After weeks of research, you have finally picked out a photographer. No really, this one is it. But wait, this other photographer is getting a lot of praises in two of the seventy-five bridal forums. Maybe you should consider him. Oh look, the first one just got featured in a bridal blog. You really should book him before someone snaps him up. You send him an email. He does not reply! It's already been, what, five long minutes? Why won't he reply? Maybe he's already booked! You were too late! You should have booked him months ago, when he was 0.001% less popular! What were you thinking, "sleeping on it"?!? That other photographer's not as good. In fact he's crap. Okay he's not crap, but still. Why did you have to get married in December? Everyone's getting married in December. There's too much competition! Maybe you should change your wedding date. Someone contacted you about your kidney, so maybe it's alright to let go of your downpayment... Oh look, he replied. Still available. Yay.
{Repeat 20x}

6: Ctrl+Z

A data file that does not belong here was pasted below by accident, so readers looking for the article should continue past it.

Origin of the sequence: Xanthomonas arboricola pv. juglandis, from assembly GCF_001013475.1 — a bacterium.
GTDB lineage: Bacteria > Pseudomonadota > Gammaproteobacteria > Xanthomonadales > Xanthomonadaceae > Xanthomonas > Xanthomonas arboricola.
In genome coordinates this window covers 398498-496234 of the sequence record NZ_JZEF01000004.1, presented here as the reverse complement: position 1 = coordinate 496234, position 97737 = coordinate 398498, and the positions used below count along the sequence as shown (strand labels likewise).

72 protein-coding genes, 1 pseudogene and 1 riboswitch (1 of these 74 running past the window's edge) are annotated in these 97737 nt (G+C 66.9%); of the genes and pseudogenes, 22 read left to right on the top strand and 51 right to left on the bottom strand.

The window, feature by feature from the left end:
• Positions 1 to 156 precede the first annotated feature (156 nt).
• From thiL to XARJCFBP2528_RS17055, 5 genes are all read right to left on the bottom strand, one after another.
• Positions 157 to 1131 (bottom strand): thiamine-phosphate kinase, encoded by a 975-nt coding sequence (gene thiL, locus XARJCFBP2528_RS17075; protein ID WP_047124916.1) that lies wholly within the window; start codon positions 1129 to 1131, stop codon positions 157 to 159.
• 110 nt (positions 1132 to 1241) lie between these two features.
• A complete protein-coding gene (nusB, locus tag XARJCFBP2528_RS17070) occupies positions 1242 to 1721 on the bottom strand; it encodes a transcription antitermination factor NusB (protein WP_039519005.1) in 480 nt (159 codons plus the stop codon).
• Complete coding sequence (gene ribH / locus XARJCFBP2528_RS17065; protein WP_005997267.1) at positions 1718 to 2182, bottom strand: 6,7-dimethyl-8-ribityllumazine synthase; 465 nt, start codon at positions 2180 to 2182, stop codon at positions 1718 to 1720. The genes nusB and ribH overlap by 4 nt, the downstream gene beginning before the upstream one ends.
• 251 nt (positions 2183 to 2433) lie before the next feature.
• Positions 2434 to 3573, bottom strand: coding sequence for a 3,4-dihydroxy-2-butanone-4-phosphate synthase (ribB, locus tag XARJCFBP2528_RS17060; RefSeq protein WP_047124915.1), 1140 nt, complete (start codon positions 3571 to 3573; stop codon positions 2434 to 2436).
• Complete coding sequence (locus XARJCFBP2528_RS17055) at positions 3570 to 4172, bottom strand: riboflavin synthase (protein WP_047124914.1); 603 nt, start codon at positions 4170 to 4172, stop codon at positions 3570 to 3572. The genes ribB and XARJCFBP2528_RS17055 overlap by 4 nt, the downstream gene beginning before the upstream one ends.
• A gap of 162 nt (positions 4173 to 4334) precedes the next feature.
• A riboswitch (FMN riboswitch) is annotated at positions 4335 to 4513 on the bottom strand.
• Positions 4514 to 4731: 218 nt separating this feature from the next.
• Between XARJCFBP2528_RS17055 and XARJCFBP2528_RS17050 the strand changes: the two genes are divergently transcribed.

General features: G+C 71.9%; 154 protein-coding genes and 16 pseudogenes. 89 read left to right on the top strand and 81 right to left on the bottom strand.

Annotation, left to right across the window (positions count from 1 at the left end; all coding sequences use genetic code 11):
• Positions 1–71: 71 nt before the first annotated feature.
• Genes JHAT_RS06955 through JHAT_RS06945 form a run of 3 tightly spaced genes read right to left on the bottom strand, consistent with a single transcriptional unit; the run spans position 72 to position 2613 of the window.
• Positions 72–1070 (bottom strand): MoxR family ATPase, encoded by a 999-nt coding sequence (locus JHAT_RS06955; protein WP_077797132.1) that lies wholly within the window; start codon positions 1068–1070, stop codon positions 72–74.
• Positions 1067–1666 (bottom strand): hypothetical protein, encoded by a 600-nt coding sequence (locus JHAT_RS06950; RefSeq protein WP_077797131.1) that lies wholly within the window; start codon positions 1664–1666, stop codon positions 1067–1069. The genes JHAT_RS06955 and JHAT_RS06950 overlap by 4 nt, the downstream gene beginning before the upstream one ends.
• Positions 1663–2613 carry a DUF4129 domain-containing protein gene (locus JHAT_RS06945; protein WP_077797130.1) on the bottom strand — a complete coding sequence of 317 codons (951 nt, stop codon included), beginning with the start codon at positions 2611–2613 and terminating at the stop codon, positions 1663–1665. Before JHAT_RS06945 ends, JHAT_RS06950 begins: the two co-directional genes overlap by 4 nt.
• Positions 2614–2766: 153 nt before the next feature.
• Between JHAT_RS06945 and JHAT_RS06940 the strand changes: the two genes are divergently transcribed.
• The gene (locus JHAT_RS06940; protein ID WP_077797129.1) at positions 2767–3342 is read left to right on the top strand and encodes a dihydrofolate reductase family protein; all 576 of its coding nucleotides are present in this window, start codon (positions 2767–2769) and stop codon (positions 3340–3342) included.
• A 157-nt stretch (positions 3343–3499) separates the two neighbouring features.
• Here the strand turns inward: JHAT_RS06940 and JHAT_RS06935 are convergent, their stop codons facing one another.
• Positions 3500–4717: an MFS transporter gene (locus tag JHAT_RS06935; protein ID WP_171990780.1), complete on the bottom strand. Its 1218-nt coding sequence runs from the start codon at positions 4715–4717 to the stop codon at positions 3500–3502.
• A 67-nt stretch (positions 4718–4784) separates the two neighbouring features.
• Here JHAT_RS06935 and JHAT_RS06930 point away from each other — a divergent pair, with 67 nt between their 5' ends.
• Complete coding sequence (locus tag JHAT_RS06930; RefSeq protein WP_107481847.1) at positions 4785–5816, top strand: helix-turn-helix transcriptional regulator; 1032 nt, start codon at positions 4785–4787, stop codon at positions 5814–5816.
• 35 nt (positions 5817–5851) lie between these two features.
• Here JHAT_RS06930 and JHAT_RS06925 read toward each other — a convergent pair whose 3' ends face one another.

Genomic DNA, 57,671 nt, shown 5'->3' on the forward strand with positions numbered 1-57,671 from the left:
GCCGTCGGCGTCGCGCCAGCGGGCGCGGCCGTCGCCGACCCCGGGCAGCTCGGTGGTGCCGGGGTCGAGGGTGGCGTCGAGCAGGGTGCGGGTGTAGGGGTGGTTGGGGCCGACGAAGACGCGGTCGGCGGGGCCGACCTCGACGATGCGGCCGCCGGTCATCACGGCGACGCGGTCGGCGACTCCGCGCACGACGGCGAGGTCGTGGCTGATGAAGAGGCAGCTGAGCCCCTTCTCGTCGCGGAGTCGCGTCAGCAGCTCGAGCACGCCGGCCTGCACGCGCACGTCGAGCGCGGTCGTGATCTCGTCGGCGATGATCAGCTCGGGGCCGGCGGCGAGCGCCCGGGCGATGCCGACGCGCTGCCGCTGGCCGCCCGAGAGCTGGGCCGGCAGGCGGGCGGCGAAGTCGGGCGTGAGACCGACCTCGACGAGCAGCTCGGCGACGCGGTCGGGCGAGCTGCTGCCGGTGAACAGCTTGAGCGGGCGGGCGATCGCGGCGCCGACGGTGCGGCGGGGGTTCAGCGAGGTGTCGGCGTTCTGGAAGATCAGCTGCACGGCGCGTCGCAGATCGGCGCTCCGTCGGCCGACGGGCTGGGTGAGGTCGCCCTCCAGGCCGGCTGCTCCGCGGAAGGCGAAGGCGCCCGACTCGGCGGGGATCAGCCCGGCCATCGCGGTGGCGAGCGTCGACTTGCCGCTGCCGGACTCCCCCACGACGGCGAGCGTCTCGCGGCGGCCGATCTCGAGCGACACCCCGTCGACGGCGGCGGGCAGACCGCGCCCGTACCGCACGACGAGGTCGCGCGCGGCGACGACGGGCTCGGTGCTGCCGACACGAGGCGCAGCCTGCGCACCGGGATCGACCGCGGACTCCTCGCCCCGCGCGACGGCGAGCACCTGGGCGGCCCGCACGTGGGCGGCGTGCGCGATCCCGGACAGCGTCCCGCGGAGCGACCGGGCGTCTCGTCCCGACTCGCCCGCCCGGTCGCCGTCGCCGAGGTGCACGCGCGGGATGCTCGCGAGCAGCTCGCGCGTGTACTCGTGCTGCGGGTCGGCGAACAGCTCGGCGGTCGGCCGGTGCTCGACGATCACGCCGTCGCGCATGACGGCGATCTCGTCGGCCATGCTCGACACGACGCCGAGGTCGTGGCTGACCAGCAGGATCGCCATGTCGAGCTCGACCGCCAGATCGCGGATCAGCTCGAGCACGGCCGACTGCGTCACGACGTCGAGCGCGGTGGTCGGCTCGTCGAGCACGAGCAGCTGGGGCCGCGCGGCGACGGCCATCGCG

You have booked all your suppliers, and you're 100% convinced you've made the wrong decision for every single one. You spend the coming weeks stalking the works of other suppliers and hating yourself for the hasty decision-making. One Friday night as you scroll through your instagram feed you find the ~perfect~ photo. This is it, you think. This is what I should have booked in the first place. You start rehearsing your script to explain to your groom why you're losing thousands of pesos in downpayment (and why it's a good idea), until you check the photo owner. It's your original supplier.
{Repeat 20x}

7: @#$%^*$!!!

Your wedding dress is too plain. Yes, you said you wanted a plain dress. But this is too plain.